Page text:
It was here that I bought a pin badge featuring Bolivia's controversial first indigenous president, Evo Morales ("Papa Evo" as the old lady vendor described him), and first saw the chequered flag that we would encounter at the rural roadblocks.
On the final stretch of the trip we drove across the bleak Altiplano to the remarkable pre-Incan ruins of Tiwanaku, where the extraordinary feats of engineering – represented in precisely cut stone monoliths dating back more than 1,000 years – were humbling.
Then we encountered the protesters – part of a long-running dispute over access to Bolivia's increasingly scarce water supplies, as fast growing cities put pressure on traditional ways of life. Finally, we reached the shore of Lake Titicaca, the highest navigable body of water in the world.
Here, in the small town of Copacabana (it shares its name with Rio's most celebrated beach), we bought dolls of Ekeko, the moustached Andean god of prosperity. Then we climbed the Stations of the Cross on the steep Cerro Calvario, to a vantage point overlooking the lake. Such a strenuous climb is no mean feat at a height of 3,800m, and requires copious chewing of coca. Later, we sailed to the serene Isla del Sol for a hillside walk amid the terraces of Inca farmers, still cultivated today.
From Copacabana, we took a 100km bus ride to the town of Puno on the Peruvian side of the lake. Then we climbed aboard another motorboat and headed for the reed islands of the Uros people, which are extraordinary not least because the Uros have created such a thriving tourist industry from their floating lifestyle. The islanders, who own the boats that bring their visitors, have expanded their colony from a handful of reed islands in the 1980s to about 70 today.
We were 11 days into our journey and conscious that we were edging nearer to the Pacific and journey's end. First, though, we made for Cuzco, the hub city for the Inca Trail. Behind the colonial buildings of the Plaza de Armas – built from exquisitely cut stone over ancient temples and palaces plundered by the Spanish – the city has a bohemian vibrancy. Travellers patronise a fine range of restaurants (serving tasty strips of alpaca steak or roasted guinea pig for the adventurous), bakeries and cafes. There are several stunning Inca sites in the area, from the towering engineering masterpiece that is Sacsayhuamá* to the mountain terraces of Pisac and the stronghold of Ollantaytambo.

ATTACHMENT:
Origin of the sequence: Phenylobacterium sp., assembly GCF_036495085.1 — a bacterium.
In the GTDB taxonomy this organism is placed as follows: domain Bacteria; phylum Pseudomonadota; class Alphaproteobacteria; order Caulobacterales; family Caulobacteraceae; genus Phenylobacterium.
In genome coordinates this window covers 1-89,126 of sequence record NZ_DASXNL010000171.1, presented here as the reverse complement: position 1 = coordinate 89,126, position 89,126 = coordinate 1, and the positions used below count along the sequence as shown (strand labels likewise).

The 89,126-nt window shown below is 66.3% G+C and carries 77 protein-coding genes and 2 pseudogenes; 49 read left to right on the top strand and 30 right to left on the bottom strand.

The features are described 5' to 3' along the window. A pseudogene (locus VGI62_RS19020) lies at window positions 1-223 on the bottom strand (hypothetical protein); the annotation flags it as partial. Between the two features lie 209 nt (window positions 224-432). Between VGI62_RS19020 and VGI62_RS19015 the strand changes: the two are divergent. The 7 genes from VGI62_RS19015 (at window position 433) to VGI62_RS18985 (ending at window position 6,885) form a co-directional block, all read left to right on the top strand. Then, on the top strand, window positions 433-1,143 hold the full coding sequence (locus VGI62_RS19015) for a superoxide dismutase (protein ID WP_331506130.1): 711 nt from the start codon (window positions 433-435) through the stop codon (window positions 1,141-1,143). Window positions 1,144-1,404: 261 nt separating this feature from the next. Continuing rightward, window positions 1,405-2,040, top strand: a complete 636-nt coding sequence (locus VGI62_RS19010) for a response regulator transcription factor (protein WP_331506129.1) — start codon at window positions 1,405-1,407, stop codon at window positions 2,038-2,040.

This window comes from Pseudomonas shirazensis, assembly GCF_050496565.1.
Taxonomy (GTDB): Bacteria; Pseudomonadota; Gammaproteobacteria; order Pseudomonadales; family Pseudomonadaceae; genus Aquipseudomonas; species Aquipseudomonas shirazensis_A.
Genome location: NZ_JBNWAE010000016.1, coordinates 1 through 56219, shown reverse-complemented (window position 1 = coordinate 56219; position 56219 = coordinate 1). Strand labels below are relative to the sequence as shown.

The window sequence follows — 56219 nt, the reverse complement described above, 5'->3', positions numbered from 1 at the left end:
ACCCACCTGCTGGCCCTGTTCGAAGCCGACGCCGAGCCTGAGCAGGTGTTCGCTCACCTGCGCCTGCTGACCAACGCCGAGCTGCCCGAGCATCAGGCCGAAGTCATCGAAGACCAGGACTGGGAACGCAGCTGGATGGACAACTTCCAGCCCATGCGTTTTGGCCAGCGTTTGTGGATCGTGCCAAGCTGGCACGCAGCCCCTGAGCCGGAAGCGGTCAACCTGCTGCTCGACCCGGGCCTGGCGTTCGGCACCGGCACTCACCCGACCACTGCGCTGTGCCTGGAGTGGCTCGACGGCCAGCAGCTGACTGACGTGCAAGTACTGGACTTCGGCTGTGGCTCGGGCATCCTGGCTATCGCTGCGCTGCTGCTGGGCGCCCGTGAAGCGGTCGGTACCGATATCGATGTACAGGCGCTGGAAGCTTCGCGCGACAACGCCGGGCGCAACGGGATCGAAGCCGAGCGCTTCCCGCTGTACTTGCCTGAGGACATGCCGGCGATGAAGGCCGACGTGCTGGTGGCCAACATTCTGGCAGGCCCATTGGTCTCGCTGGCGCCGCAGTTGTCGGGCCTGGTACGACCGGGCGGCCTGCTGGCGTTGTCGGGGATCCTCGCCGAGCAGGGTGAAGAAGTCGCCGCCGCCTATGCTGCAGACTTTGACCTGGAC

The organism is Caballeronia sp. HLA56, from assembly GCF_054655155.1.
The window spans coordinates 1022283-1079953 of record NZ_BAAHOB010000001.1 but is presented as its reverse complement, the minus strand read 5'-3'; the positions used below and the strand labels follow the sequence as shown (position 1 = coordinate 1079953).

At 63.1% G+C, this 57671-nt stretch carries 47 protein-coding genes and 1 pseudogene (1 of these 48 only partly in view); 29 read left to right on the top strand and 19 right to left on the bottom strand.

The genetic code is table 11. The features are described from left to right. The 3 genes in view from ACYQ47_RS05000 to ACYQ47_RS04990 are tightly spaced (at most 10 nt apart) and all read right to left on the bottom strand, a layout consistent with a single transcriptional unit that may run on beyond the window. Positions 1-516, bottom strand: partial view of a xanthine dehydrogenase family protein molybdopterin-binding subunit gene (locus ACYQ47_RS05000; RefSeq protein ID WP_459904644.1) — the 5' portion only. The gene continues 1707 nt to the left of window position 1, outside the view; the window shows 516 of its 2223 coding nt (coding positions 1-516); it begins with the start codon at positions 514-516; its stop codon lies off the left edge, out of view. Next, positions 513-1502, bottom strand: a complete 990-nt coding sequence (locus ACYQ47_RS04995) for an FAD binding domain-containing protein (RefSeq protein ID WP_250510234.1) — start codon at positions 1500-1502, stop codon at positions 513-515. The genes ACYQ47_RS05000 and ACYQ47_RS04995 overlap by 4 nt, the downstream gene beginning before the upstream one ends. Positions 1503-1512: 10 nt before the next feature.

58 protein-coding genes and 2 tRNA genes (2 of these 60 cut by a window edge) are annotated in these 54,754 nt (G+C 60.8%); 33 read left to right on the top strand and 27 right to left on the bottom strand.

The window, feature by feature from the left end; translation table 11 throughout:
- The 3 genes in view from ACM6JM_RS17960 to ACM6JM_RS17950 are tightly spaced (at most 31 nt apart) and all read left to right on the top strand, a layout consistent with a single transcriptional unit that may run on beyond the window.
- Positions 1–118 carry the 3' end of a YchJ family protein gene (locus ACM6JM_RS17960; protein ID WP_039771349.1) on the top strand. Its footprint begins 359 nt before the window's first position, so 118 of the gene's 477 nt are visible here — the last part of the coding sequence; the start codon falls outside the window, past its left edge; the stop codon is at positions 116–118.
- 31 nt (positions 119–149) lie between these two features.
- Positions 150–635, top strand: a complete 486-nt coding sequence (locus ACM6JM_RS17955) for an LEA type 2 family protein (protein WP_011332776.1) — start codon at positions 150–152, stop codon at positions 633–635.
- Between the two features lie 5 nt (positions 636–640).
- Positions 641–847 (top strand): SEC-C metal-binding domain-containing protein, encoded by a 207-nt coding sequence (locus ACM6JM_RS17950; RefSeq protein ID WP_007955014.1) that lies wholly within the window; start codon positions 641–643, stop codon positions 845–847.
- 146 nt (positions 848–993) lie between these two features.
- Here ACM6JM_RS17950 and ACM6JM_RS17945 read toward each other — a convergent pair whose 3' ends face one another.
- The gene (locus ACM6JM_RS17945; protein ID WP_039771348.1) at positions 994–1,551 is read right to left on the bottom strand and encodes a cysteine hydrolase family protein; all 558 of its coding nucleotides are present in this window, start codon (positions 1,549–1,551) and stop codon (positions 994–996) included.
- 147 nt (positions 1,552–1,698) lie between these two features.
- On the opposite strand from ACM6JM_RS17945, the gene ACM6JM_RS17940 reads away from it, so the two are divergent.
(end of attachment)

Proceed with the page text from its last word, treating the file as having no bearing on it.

For many in the party, Machu Picchu, the greatest Inca treasure of them all, was expected to be the highlight of the trip, and there was something deeply satisfying about arriving here close to the culmination of the tour. On the 16th day, we reached South America's best-known site after a romantic train journey through the mountains that tower above the bubbling Urubamba river. Here lay the ramshackle village of Aguas Calientes, from which the ancient citadel is reached by a winding bus ride.
Images of Machu Picchu have been so widely disseminated that it is easy to anticipate a sense of familiarity, and yet the photographs do not prepare you for the natural setting of the ruins. The clouds were almost within touching distance and the drops from the precarious paths trodden by the Incas in the 15th century were sheer. Despite the crowds, it was not hard to find a quiet ledge to sit and think, gazing beyond the surrounding abyss to the endless forested mountains of the Andes.
After that, arriving in the teeming city of Lima produced a feeling of claustrophobia. This was where we finally met the grey waters of the Pacific to complete our South American odyssey. We had crossed the continent in less than three weeks. I rested on a railing overlooking the ocean at a modern shopping mall in the upscale Miraflores district, and glanced at the global retail outlets selling pizza and fashion clothing. We had been on the continent for only a few days and yet we'd learned that South America is so dripping in natural and cultural riches that it has no need to look north for inspiration.
Journey Latin America (020-3432 1514; journeylatinamerica.co.uk) offers the 19-day Jacana escorted group tour starting at £3,498pp including accommodation, breakfast daily, domestic flights and international flights with Air France/KLM from Heathrow. Excursions include Corcovado in Rio, Iguacu Falls (both sides), La Paz walking tour, boat trip to Sun Island, Cuzco city tour, and guided walks around Machu Picchu and Lima.